• When working with collections of related libraries or binary crates in one Cargo workspace, developers now can avoid duplication of common field values between crates, such as common version numbers or repository URLs.
  • The memory layouts of Ipv6Addr, Ipv4Addr, SocketAddrV4, and SocketAddrV6 have been changed to be more memory efficient and compact.
  • Windows builds of the Rust compiler now use profile-guided optimization, improving performance.
  • A number of methods and trait implementations have been stabilized, including num::NonZero*::checked_mul, num::NonZero*::checked_pow, and many others.

The new features in Rust 1.63

Published August 11, 2022, Rust 1.63 adds scoped threads to the standard library. Scoped threads allow you to spawn a thread by borrowing from the local stack frame. The std::thread::scope API provides a guarantee that any spawned threads will have exited prior to its returning, allowing for safely borrowing data. Rust 1.63 also enables non-lexical lifetimes (NLL) by default; the feature is now fully stable. NLL is the second iteration of Rust’s borrow checker.

Also in Rust 1.63:

  • For I/O safety, wrapper types are provided such as BorrowedFD and OwnedFD, which are marked as #[repr(transparent)], meaning that extern "C" bindings can take these types to encode ownership semantics.
  • The Condvar::New, Mutex::New, and RwLock::new functions are now callable in const contexts, to avoid the use of crates such as lazy_static for creating global statics with Mutex, RwLock, or Condvar. This builds on work in Rust 1.62 to enable faster and thinner mutexes.
  • A number of APIs were stabilized including array::from_fn, Box::into_pin, and Path::try_exists.

The new features in Rust 1.62

Rust 1.62, which arrived June 30, 2022, lets developers add dependencies directly from the command line using cargo add. This command supports specifying versions and features and also can modify existing dependencies. Rust 1.62 also allows the use of #[derive(Default)] on enums if a default variant is specified.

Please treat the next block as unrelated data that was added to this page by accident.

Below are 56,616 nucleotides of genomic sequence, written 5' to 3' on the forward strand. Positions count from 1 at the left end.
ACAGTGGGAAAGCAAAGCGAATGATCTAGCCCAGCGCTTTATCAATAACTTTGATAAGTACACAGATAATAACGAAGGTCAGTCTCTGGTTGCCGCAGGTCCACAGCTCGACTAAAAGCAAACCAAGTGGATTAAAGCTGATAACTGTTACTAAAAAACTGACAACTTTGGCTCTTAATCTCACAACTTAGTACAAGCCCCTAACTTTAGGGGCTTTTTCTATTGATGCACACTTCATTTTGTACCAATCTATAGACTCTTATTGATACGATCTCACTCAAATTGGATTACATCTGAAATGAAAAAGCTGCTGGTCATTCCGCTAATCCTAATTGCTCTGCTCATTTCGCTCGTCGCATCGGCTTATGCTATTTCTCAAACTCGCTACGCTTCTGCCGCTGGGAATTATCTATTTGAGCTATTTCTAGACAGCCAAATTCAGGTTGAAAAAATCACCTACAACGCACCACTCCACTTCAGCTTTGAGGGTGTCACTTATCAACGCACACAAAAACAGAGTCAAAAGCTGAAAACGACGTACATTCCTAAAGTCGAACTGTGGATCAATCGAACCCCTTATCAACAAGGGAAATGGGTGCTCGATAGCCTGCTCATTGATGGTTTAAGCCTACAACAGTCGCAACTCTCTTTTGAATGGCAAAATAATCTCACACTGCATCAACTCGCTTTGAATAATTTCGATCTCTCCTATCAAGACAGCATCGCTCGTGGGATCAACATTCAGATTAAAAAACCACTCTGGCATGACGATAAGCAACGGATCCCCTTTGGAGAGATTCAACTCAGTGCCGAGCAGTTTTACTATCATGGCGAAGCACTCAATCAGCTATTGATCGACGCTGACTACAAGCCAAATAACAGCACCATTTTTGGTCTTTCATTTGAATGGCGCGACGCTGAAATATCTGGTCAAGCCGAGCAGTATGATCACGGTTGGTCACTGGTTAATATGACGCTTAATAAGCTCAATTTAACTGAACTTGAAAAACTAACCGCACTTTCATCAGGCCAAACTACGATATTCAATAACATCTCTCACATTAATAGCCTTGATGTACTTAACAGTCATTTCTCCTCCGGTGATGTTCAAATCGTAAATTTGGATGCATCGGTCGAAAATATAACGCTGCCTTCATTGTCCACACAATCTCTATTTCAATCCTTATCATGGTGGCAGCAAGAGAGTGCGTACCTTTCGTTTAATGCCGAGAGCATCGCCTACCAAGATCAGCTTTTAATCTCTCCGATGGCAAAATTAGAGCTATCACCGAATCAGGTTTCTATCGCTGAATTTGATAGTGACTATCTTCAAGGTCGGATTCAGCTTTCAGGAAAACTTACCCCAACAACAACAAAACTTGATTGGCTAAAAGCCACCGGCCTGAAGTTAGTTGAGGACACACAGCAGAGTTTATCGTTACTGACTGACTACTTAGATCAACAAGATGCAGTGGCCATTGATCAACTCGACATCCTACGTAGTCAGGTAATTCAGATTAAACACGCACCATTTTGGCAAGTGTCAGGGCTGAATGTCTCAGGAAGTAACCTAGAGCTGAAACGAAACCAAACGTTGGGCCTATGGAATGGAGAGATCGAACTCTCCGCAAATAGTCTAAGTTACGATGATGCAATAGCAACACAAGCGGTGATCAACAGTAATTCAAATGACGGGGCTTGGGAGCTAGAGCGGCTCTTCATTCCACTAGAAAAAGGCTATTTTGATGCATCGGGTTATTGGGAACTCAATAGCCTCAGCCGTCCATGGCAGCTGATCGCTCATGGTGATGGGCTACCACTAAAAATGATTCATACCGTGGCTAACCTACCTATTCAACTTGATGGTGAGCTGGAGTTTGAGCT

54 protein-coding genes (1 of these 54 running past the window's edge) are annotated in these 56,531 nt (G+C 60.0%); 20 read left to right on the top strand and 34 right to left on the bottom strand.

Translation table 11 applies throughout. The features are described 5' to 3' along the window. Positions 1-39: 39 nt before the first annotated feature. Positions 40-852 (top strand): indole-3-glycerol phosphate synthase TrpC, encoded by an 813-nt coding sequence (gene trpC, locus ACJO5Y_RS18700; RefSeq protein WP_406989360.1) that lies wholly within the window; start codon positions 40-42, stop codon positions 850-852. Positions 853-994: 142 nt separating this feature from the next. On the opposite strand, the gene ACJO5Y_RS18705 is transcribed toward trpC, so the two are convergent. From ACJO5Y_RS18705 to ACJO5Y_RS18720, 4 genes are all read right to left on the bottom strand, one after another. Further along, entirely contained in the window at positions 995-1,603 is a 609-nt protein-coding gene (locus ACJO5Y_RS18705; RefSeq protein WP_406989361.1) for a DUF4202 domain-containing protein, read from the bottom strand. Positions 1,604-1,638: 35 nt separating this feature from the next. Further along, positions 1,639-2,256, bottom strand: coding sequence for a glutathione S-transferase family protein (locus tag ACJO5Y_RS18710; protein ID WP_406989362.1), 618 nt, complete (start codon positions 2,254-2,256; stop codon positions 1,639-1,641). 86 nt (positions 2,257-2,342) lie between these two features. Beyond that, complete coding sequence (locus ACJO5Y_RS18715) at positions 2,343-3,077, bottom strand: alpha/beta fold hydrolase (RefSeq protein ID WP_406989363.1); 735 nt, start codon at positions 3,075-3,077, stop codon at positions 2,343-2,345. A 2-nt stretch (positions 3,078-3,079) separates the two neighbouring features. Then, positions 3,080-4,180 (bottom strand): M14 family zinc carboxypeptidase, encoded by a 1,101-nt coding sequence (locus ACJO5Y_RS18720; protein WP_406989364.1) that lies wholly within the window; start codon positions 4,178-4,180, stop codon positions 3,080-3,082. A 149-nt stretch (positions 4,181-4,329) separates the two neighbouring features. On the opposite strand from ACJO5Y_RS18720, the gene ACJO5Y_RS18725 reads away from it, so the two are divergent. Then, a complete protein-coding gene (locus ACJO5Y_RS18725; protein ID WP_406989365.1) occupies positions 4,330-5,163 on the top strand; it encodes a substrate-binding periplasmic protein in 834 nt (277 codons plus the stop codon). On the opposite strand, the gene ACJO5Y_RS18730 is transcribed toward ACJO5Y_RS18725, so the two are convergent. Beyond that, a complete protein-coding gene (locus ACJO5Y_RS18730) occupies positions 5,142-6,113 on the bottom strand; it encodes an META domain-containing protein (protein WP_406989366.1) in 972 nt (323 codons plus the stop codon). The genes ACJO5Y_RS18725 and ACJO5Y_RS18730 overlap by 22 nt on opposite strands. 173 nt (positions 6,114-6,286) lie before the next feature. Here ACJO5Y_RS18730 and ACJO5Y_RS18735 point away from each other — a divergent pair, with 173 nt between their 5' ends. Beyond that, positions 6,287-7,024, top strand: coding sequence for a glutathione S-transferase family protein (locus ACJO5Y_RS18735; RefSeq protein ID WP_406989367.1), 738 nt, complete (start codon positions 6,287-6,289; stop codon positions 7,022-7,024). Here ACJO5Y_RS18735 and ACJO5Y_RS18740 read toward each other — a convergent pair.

Other new capabilities in Rust 1.62:

  • Rust’s standard library now ships with a raw futex-based implementation of locks on Linux, which is lightweight and does not carry any extra allocation. This addition is part of an effort to improve the efficiency of Rust lock types.
  • It is now easier to build OS-less binaries for x86_64, for example when writing a kernel. The x86_64-unknown-none target has been promoted to Tier 2 and can be installed with rustup.
  • A number of APIs have been stabilized including bool::then_some, f32::total_cmp, f64::total_cmp, and Stdin::lines.

The new features in Rust 1.61

Published May 19, 2022, Rust 1.61 highlights custom exit codes from main. Rust proponents said that in the beginning, Rust main functions only could return the unit type () either implicitly or explicitly, indicating success in the exit status, and if developers wanted otherwise, they had to call process::exit. Since Rust 1.26, main has been allowed to return a Result, where Ok translated to a C EXIT_SUCCESS and Err to EXIT_Failure. These alternate return types were unified by an unstable Termination trait. In this release, Termination trait is stable, along with a more-general ExitCode type that wraps platform-specific return types. The Termination trait also can be implemented for a developer’s own types, allowing for customization of reporting before converting to an ExitCode.